Bonds or Debentures

True Tamplin

Written by True Tamplin, BSc, CEPF®
Updated on June 22, 2021

What are bonds or debentures? – Definition

A corporation or company generally borrow money by means of issuing debentures or bonds. A debenture or bond is a written acknowledgment by a company or corporation of a loan made to it. It is issued to money lenders under the seal of the corporation. It contains a contract for the repayment of the principal sum at a specified date and the payment of interest at a fixed rate until the principal sum is repaid.

Features of Bonds

If you purchase a bond, you will receive a bond certificate. This certificate spells out the terms of an agreement between the issuer and the investor. These terms include the denomination or principal of the bond, its maturity date, the stated rate of interest, the interest payment terms, and any other agreements made between the borrower and lenders.

Denomination of the Bond

Individual bonds usually have a denomination of $1,000,  Although In recent
years $5,000 and $10,000 bonds have become more common. In this article, we will assume that all bonds are in $1,000 denominations unless otherwise stated. The denomination, or principal, of a bond, is often referred to as its face value, maturity value, or par value, and it is always on this amount that the required interest payment is calculated.
A total bond issue usually contains several hundred or thousands of individual bonds, For example, a $10 million bond might be made up of 10,000 individual $1,000 bonds. Investors can purchase as many of these individual bonds as they wish. After bonds are issued by a large publicly held company, they trade on the New York Bond Exchange. This enables present and potential investors to sell and purchase bonds after their initial issue, just as they do with shares of stock.

Maturity Date

The date that the principal of the bond is to be repaid is called the maturity date, Bonds usually mature in from 5 years to more than 30 years from their date of issue. Bonds whose entire principal is due in one payment are called term bonds, and bonds that are payable on various dates are called aerial bonds.

  • Stated Interest Rate and Interest Payment Dates

Most bonds have a stated interest rate which is part of the bond agreement. This rate is often referred to as the nominal interest rate and is specified on the bond at the time it is issued. This rate does not change over the life of the bond. The stated rate of interest is fixed by the firm’s management in conjunction with its financial advisers. They attempt to set the rate as close as they can to the market interest rate that exists at the time the bond is issued. The market rate is the interest rate that the money market establishes through hundreds of individual transactions and depends on such factors as prevailing interest rates in the economy and the perceived risk of the individual company.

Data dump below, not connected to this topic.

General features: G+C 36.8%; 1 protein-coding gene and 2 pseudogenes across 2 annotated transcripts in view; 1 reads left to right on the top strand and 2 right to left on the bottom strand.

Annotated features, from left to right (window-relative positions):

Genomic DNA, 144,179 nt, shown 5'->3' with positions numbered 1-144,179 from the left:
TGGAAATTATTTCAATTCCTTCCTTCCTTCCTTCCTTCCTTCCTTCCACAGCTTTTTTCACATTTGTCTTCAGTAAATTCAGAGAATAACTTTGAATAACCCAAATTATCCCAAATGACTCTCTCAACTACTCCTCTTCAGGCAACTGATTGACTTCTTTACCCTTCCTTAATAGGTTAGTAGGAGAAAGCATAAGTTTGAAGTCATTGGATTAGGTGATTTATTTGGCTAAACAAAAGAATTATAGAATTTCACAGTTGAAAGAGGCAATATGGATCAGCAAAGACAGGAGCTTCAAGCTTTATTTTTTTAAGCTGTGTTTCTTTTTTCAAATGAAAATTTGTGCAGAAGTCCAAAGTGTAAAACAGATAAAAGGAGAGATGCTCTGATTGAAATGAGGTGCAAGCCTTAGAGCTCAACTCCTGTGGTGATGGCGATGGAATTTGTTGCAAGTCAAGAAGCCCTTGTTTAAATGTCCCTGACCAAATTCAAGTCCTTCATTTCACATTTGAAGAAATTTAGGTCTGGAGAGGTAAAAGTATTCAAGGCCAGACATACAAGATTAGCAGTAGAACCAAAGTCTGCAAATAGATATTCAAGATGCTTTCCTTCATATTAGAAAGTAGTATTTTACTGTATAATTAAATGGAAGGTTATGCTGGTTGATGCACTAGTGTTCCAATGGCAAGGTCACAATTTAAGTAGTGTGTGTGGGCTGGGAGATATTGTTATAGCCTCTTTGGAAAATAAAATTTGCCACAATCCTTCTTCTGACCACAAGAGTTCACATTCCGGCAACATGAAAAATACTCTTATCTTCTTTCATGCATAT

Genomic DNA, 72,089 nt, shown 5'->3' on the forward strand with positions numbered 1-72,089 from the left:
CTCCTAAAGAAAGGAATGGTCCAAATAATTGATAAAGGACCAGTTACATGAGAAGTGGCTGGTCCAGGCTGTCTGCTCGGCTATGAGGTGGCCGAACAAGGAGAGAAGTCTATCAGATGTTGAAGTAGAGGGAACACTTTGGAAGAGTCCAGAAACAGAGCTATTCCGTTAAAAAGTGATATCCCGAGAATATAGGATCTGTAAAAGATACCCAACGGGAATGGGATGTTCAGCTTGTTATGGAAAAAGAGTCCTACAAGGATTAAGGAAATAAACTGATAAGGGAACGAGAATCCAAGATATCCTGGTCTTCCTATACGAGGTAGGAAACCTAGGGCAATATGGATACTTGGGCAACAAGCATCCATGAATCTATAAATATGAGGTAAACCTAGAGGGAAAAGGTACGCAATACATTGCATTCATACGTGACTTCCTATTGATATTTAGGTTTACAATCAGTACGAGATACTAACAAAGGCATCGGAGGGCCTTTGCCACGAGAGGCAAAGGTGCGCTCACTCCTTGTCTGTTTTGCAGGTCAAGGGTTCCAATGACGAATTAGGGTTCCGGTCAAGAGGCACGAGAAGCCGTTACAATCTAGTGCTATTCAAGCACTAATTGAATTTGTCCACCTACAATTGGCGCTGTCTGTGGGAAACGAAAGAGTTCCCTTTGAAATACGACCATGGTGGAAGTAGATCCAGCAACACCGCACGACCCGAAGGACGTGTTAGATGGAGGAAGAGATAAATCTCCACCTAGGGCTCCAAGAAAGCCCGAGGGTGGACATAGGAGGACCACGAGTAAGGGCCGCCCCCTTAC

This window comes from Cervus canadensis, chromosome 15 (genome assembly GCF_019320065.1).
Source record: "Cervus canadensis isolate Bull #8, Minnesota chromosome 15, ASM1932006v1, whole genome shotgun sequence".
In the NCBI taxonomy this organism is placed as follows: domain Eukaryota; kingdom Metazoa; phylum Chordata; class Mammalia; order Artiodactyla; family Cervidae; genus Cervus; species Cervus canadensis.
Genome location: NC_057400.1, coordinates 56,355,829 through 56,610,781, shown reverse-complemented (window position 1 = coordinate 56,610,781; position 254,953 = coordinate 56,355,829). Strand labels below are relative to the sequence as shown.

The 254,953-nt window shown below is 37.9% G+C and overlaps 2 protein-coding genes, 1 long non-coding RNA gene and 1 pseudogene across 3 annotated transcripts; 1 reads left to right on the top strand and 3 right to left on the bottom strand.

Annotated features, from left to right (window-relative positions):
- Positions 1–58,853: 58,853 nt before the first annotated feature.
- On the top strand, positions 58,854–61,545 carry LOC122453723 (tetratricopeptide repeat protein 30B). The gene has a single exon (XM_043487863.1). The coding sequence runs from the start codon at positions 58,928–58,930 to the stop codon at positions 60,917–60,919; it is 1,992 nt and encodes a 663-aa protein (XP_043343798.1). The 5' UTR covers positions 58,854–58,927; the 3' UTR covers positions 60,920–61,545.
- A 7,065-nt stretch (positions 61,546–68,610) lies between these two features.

Most bonds pay interest semiannually, or every six months. However, the stated interest rate is an annual rate based on the face value of the bond. For example, a $1,000, 12% bond that pays interest on January 2 and July 1 will pay interest of $60 ($1,000 x .12 x 6/12) on each of these dates until it matures. In effect, the bond in this example pays 6% interest every 6 months.

  • Other Agreements

Bondholders are unable to vote for corporate management or otherwise participate in corporate affairs in the way that common shareholders do. As a result, bondholders often insist on written covenants as part of the bond agreement. These agreements are often referred to as bond indentures, and although they can take a variety of forms, they usually include restrictions as to dividends, working capital, and the issuance of additional long-term debt. The purpose of these agreements is to ensure that the borrower will maintain a strong enough financial position to meet the interest and principal payments.

Types of debentures or bonds:

The following are the various kinds of debentures that may be issued. by a corporation.

Simple or naked debentures or bonds:

Simple debentures are those which carry no security as to payment of interest or repayment of the principal sum. The holders of these are considered insecure, so these are not popular in the present days. Simple debentures are also cal!ed as naked debentures or bonds.

Mortgage debentures or bonds:

Mortgage debentures are those which are secured by a charge on the assets of the corporation, such as plant, machinery equipment, land, and building. Mortgage debentures are of the following two types:

  • First mortgage debentures

First, mortgage debentures are those the holders of which have the first claim on the assets charged.

  • Second mortgage debentures

Second mortgage debentures are those the holders of which have a second claim on the assets charged.

Bearer debentures or bonds:

The amount of bearer debentures is payable to hearer. They are negotiable instruments and are transferable by mere delivery.

Registered debentures or bonds:

The name and address of these debenture holders are recorded in the books of the corporation. Transfer of these debentures must be registered In the books of the corporation as in the case of shares. Interest is paid to registered holders.

Redeemable debentures or bonds:

These are debentures which are repayable at the end of a specified period. These are issued subject to the condition that the corporation shall redeem them on a specified date. These debentures are very common now-a-days.

Irredeemable debentures or bonds:

These debentures are never repayable during the existence of the corporation i.e., repayable on liquidation of the corporation.

Convertible debentures or bonds:

These debentures may be converted into ordinary shares or preference shares of the company. This option is given to the debenture holder for the period mentioned in the conditions of the issue.

Leave a Comment